Mitchell is largely responsive to Larsen's questions, and perhaps the most striking moment is when he reacts to the intelligence committee's findings that torture had not yielded actionable intelligence. It wasn't supposed to, he says. It was supposed to make detainees more responsive to other questioning. 
"It's almost like a good cop, bad cop kind of set-up," he says, "with a really bad cop." 
The point, he says, "was to facilitate getting actionable intelligence by making a bad cop that was bad enough that the person would engage with the good cop," Mitchell continues. "I would be stunned if they found any kind of evidence that EITs, as they were being applied, yielded actionable intelligence."

This makes a ton of sense.  It is possible to resist even severe torture - e.g., this guy is a hero in Singapore for holding out against the Japanese, who of course had great institutional cruelty skills.  But they also had trouble convincing anyone that they had good cops.

What I find most interesting about the good cop / bad cop thing is that the underlying principle has become pervasive in American society.

We're very free, as long as we don't cross certain lines.  But if those lines are crossed, you are in a world of hurt.  American prisons are terrifying.  No person with free will in the matter would risk being incarcerated if they had reasonable alternatives.  You could easily run a society with fewer incarcerations, less prison rape, less prison violence overall - every country in Europe does.

But that's not a priority.  The current approach must be working really well for someone.  Law enforcement and the prisons have become the "the really bad cop" in an America that guarantees your rights, but also conspicuously and violently redacts them for those who get too uppity.  Police confiscation of property, extralegal and judicial murder and torture by intelligence agencies are now common.

Kudos to the President for saying "enhanced interrogation" was torture, and that it was wrong.  But, sadly, this is who we are.  We made our choices.  I wish they could be undone easily, but in my lifetime we have voluntarily given up one of the keystones of American exceptionalism, and the hour is very late.  Once you get into this deep, dark forest, it's not easy to get out.  We've been in it for a long time.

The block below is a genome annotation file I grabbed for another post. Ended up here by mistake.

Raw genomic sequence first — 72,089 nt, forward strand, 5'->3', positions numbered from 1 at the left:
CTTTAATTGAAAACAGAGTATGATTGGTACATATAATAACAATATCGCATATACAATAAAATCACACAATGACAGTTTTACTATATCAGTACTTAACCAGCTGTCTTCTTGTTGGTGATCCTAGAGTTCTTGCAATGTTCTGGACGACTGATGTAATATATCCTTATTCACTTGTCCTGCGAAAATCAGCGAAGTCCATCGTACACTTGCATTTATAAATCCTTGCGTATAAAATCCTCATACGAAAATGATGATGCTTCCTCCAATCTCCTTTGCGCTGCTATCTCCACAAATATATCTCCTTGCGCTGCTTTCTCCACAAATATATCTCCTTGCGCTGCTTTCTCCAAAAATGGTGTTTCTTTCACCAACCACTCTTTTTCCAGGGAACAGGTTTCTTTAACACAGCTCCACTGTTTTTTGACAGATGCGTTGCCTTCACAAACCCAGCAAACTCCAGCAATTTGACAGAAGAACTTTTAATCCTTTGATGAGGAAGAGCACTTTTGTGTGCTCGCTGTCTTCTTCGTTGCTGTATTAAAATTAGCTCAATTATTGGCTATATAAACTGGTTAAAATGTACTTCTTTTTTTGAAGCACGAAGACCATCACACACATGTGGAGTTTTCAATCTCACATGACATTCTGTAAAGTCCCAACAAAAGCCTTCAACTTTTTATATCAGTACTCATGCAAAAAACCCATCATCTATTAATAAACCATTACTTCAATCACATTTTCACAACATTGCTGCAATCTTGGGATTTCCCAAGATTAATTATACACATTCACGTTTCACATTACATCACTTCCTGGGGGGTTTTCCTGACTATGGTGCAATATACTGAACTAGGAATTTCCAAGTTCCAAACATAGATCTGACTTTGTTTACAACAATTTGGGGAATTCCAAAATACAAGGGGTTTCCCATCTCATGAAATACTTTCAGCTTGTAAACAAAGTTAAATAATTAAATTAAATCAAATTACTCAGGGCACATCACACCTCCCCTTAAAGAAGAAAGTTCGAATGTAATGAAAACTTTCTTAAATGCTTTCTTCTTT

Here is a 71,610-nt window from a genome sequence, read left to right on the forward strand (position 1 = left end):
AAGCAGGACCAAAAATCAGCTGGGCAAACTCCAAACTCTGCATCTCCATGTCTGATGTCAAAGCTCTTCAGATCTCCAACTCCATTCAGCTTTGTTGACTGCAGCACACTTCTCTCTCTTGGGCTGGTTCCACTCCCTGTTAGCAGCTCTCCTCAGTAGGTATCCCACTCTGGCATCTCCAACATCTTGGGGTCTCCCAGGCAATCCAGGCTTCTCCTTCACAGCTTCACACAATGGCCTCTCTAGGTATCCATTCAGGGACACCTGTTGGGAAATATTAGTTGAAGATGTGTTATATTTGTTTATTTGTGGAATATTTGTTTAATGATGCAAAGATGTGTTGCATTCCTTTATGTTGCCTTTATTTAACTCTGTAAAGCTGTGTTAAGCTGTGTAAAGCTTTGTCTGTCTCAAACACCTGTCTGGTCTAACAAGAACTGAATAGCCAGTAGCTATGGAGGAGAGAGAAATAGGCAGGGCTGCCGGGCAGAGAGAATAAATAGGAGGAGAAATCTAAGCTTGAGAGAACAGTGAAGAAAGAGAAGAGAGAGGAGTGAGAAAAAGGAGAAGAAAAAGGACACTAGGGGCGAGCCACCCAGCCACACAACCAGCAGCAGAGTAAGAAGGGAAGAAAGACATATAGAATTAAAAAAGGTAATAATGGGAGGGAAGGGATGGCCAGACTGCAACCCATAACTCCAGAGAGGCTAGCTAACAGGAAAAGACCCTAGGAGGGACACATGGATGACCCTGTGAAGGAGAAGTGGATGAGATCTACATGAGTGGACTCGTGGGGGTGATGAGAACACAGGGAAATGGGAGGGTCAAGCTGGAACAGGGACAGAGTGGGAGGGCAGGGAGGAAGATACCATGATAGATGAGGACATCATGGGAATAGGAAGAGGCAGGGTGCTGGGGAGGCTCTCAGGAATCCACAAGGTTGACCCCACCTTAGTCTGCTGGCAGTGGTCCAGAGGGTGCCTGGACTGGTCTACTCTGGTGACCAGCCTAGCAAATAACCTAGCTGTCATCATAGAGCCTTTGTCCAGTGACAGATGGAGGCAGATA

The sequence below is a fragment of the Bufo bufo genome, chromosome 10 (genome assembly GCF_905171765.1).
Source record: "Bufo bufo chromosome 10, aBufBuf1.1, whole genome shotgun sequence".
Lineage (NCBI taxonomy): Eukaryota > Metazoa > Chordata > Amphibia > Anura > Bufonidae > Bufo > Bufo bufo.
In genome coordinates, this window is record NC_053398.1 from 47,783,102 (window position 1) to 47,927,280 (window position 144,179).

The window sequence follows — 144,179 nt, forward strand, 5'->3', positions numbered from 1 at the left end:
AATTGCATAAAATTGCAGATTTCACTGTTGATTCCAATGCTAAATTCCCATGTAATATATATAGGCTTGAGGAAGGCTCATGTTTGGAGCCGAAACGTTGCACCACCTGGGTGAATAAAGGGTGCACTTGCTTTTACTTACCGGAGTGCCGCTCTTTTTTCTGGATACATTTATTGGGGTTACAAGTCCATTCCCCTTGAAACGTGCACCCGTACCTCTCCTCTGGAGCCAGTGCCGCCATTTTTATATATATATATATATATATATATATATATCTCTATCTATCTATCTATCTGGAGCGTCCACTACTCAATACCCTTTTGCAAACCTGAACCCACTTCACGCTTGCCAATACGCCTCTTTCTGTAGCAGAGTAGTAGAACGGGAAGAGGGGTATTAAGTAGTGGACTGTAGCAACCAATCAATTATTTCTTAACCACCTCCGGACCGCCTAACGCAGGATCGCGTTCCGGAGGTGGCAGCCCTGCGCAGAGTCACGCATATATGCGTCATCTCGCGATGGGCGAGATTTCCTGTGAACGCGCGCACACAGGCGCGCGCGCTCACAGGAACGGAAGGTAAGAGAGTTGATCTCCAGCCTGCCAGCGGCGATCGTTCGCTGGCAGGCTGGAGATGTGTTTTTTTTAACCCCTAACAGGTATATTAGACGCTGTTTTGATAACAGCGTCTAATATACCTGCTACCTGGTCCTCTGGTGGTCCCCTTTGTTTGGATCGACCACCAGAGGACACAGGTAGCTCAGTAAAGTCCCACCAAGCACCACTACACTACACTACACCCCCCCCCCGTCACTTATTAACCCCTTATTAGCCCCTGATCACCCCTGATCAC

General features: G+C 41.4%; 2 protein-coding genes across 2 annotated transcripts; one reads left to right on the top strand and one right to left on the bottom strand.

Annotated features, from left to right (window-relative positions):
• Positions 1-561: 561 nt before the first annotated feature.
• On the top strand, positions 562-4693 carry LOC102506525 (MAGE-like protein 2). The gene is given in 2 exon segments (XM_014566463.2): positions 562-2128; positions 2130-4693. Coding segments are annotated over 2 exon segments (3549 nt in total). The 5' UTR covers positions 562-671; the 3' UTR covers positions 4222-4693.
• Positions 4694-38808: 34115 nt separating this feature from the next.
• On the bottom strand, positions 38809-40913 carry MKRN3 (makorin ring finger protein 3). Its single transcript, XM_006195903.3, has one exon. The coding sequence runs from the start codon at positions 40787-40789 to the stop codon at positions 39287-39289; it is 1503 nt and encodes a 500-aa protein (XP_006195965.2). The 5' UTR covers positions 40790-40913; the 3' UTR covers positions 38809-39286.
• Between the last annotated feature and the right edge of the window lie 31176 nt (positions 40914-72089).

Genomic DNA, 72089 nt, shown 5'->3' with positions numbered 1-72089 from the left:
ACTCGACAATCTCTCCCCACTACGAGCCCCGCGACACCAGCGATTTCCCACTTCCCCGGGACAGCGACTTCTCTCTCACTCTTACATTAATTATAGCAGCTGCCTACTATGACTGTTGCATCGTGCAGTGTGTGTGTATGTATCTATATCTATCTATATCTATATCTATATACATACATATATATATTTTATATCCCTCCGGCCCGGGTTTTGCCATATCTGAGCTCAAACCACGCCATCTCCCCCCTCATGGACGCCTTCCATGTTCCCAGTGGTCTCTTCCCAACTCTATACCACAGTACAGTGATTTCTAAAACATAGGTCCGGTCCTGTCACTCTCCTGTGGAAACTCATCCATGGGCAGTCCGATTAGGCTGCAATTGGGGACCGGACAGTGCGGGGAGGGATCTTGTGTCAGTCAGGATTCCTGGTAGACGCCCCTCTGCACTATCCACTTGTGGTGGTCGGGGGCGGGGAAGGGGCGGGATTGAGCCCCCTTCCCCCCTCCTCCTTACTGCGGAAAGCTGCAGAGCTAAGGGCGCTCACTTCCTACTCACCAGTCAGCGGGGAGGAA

December 10, 2014

The Battle of the Century

Come for Namor vs. The Human Torch, stay for Machine Man vs. Ten-For (and many others).

(link)

December 09, 2014

I relish the last years in which this sort of thing is still funny


December 07, 2014

We've got figure out how to shut this guy up

I think I’m like the majority of people in not having any fixed ideological position about whether the state should be large or small. The state is clearly good at doing some things, and bad at doing others. In between there is a large and diverse set of activities which may or may not be better achieved through state direction or control, and they really need to be looked at item by item on their merits.

(link)

December 06, 2014

China Will Invent New Economic Justice Robot

George Mason U Economist: No worries, some sort of tech thing might help inequality maybe sometime. I note this with mouth slightly agape.

December 05, 2014

The U.S. Chamber of Commerce won't read this because some of the words have more than one syllable

The map confirms that California has the highest median RQ (103.6) and no fewer than 28 out of the top 50 firms in terms of RQ score. (Note that the RQ scale for firms is like the IQ scale for individuals — the average is 100, and 67% of firms fall between 85 and 115). What’s nice about this is that California also has (by far) the highest number of publicly-traded firms doing R&D (235), so the total effect is large. The other state that stands out is Minnesota. Like California, it has an above-average RQ (101.5), and also a large number of firms doing R&D (38).